New York Times Staffers Seek to Boost ‘Future of Journalism’ as 1,100 Guild Members Go on One-Day Strike

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Members of the New York Times Guild called to improve the future of journalism Thursday as 1,100 guild members picketed outside of the publication’s Manhattan headquarters to kick off a 24-hour-long strike.

“One of the beautiful parts of our union is that we are standing up for both workers and for journalism, for the future of our industry,” reporter Jenny Vrentas said while addressing the crowd in a live stream posted by the Guild. “Our pride in our work is a big reason that we are standing here today. We and journalists everywhere know that we do our best work when we are valued and we are treated equitably. And for those fighting similar fights in newsrooms across the country across the world, we see you and we’re doing this for you too.”

The strike, which began at midnight ET on Thursday morning, was announced last week to take place if the Times did not agree to a fair contract by Thursday, marking the first major work stoppage involving New York Times employees since the 1970s — though staffers staged a lunchtime walkout in 2017 in response to possible layoffs.

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“When I started at the New York Times less than a year ago, I did not think I would be standing on a picket line today,” Vrentas continued. “But I also didn’t think the company would refuse to agree to a $65,000 salary floor, which is necessary to ensure our workers don’t have to … work a second job to be part of the New York Times. That is essential to having an equitable newsroom.”

Compensation remains a crucial part of the guild’s negotiations, as the union proposed a 10% raise after the contract is ratified, 5.5% raises in 2023 and 2024, and an 8.5% retroactive bonus. Instead, the publications offered union members a 5.5% raise upon ratification, 3% raises in 2023 and 2024, and a 4% retroactive bonus to compensate for a lack of raises since the contract expired.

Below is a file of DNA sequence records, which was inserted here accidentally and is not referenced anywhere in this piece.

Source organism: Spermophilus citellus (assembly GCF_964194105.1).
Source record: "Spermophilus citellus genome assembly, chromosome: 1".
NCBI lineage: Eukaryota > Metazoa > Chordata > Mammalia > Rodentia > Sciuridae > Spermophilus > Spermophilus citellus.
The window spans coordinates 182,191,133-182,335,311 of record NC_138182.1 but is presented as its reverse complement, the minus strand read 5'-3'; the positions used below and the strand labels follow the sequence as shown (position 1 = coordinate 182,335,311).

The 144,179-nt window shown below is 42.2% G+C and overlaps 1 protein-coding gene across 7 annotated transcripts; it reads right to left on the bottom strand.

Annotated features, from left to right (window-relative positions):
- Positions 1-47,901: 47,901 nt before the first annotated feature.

According to CNN, the Guild has requested for negotiations to take place “publicly,” meaning “as many as 200 union members watching as ‘observers'” on a Zoom call alongside “eight or so people from management [and] as many as 18 people on the bargaining committee.”

“I’m not angry. I’m just deeply disappointed by our company negotiation team,” correspondent Nikole Hannah-Jones said. “But I’ve been equally awestruck and inspired by the tireless efforts of our bargaining committee … all of my fellow guild members, and all of you who are here today who have been working away big and small, to fight for a better workplace for everyone for all of our colleagues.”

For Hannah-Jones, who came from a long line of union members and activists, and other staffers, the pay equity would enable employees from any background to work at the Times.

“I know what it’s like to work at a newspaper and not make enough to pay your bills,” Hannah-Jones continued. “I worked two jobs until I was 30 years old, I reported at my local newspaper and then I had to sell mattresses on nights and weekends just to make ends meet. I love my job. And we shouldn’t have to struggle financially to work at a place like the New York Times, no matter what position we hold.”

Ahead of the strike, the Guild asked readers to “not engage in any New York Times platforms tomorrow,” including Wordle.

While articles published Thursday have raised questions on whether their author is part of the strike, the Guild clarified that “if you see someone’s name on a story on Thursday or Friday, it does not necessarily mean they crossed the picket line to write it.” “Newspapers often have reporters write portions of stories ahead of time when possible,” the Guild tweeted.